Crisis in the Philippines
Dear Members and Friends,
Our message today is so urgent, and so important to the continued survival of a critically endangered species, that we are jointly requesting your help alongside our friends at the Turtle Conservancy, Tortoise and Freshwater Turtle Specialist Group, and the Turtle Conservation Fund.
Yesterday, authorities in Palawan confiscated more than 4,000 turtles just before they were shipped out from their native island in the Philippines. More than 3,800 of them were endemic Philippine Forest Turtles (Siebenrockiella leytensis), a species that exists only in a small range in the northern end of Palawan. This number exceeds our current understanding of the existing wild population, and it will take years to comprehend the effects of this massive, highly coordinated poaching event.
The future of the Philippine Forest Turtle is hanging in the balance, or more appropriately, a warehouse in Palawan, and we need your support to help these turtles now!
Funds are urgently needed for triage, transportation, and nursing care of these rare turtles. Being a solitary species in the wild, they are sensitive to stress and will die quickly when maintained in groups. We must not keep nearly 4,000 turtles in overcrowded conditions or most of them are certain to perish.
Our friends at the Katala Foundation area leading the heroic rehabilitation efforts for these turtles and are in immediate need of assistance. We are joining the world turtle conservation community and we need your help. Our colleagues at the Wildlife Reserves Singapore and several international zoos have already stepped up with a generous contribution to help with this crisis. Many of the turtles are in immediate need of veterinary care, while others are stable but need to be separated and returned to the wild as soon as possible. We are working to raise $50,000 to pay for immediate costs associated with their care and return to the wild, and we foresee rising costs in the coming weeks depending on the condition of each turtle and how many need nursing care.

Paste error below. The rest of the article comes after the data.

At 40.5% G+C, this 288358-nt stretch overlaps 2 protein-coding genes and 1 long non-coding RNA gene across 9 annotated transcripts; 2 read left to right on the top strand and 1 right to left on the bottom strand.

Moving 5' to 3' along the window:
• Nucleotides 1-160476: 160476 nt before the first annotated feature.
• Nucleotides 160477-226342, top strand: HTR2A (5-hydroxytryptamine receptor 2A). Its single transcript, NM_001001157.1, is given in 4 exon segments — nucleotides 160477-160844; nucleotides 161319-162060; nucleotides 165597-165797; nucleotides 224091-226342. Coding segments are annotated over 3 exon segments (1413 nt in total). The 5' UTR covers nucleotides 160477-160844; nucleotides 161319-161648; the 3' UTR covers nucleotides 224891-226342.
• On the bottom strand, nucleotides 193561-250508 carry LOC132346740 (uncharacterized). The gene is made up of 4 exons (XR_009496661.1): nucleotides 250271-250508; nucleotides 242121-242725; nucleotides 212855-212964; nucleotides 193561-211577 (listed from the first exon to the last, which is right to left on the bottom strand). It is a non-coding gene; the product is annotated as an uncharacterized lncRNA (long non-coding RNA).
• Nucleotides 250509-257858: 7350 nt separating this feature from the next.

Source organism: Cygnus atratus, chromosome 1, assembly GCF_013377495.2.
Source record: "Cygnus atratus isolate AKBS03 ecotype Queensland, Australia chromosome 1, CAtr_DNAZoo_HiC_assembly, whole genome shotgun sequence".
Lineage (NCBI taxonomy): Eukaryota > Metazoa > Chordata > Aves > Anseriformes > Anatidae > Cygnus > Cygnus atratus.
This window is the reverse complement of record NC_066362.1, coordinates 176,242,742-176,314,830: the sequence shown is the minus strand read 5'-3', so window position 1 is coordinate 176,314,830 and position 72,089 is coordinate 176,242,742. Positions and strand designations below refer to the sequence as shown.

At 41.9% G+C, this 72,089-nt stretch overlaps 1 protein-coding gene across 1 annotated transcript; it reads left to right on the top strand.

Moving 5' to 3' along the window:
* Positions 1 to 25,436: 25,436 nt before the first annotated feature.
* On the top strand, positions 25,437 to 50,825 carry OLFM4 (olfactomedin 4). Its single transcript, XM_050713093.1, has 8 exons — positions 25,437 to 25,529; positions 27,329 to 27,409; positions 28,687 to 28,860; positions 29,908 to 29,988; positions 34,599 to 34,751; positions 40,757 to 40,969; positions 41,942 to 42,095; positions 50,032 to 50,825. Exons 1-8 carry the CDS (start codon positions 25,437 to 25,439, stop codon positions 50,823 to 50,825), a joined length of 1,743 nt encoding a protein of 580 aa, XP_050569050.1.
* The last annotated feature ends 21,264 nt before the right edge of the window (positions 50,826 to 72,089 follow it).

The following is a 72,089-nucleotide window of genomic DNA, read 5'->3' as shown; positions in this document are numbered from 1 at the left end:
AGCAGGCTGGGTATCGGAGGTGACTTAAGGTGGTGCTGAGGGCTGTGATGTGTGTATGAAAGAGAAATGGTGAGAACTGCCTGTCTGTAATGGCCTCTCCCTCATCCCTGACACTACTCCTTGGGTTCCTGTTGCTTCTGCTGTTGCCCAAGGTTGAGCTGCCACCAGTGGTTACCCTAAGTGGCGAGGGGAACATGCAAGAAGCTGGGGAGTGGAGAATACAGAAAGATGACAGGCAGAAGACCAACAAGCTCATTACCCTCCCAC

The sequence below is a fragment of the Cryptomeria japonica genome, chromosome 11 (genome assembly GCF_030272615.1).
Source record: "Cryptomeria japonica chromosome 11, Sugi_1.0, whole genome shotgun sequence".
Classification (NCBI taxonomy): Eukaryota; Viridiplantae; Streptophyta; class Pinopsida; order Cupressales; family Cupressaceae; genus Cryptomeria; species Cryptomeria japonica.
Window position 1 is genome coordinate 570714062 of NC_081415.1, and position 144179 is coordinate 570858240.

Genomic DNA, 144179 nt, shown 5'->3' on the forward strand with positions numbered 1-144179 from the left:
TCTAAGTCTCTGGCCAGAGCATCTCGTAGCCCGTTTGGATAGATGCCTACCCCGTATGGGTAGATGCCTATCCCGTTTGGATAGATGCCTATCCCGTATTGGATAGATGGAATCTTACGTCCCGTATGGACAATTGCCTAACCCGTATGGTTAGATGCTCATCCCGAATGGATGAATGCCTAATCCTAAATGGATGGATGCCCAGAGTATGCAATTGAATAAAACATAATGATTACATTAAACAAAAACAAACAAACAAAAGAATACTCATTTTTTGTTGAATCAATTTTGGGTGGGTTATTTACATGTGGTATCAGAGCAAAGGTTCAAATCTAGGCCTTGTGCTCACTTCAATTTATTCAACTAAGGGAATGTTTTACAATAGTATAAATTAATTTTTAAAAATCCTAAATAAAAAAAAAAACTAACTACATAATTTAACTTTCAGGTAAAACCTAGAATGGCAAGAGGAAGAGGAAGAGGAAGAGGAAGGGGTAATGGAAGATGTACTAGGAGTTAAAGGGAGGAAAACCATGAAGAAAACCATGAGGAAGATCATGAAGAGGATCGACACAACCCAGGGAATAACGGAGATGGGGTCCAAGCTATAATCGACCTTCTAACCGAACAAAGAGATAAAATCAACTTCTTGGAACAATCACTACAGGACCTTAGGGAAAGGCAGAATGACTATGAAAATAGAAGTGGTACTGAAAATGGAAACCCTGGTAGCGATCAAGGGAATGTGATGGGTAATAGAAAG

Originally described in the 1920s, only four specimens of the Philippine Forest Turtle were known to science until about twelve years ago when the species was rediscovered on Palawan. Since then, a concerted effort to conduct surveys and understand their biology has been underway, and reintroduction studies have been conducted. In 2009, the TSA and TC partnered to consult with the local Katala Foundation in Palawan on the Philippine Forest Turtle to construct turtle rescue facilities for events like this, but none of us ever imagined a crisis of this magnitude. We need your support to prevent this historic crisis from becoming the cause of this species' extinction.
Donate now to help this Crisis in the Philippines.
Rick Hudson (Turtle Survival Alliance), Eric Goode (Turtle Conservancy), Brian Horne (Tortoise & Freshwater Turtle Specialist Group), Anders Rhodin (Turtle Conservation Fund/TFTSG), Peter Paul van Dijk (TFTSG), Hugh Quinn (TCF), Andrew Walde (TSA), and Paul Gibbons (TC/Behler Chelonian Center)
PS - Veterinarians and veterinary technicians: anyone with turtle medicine experience that can meet us in Palawan, please contact Andrew Walde immediately.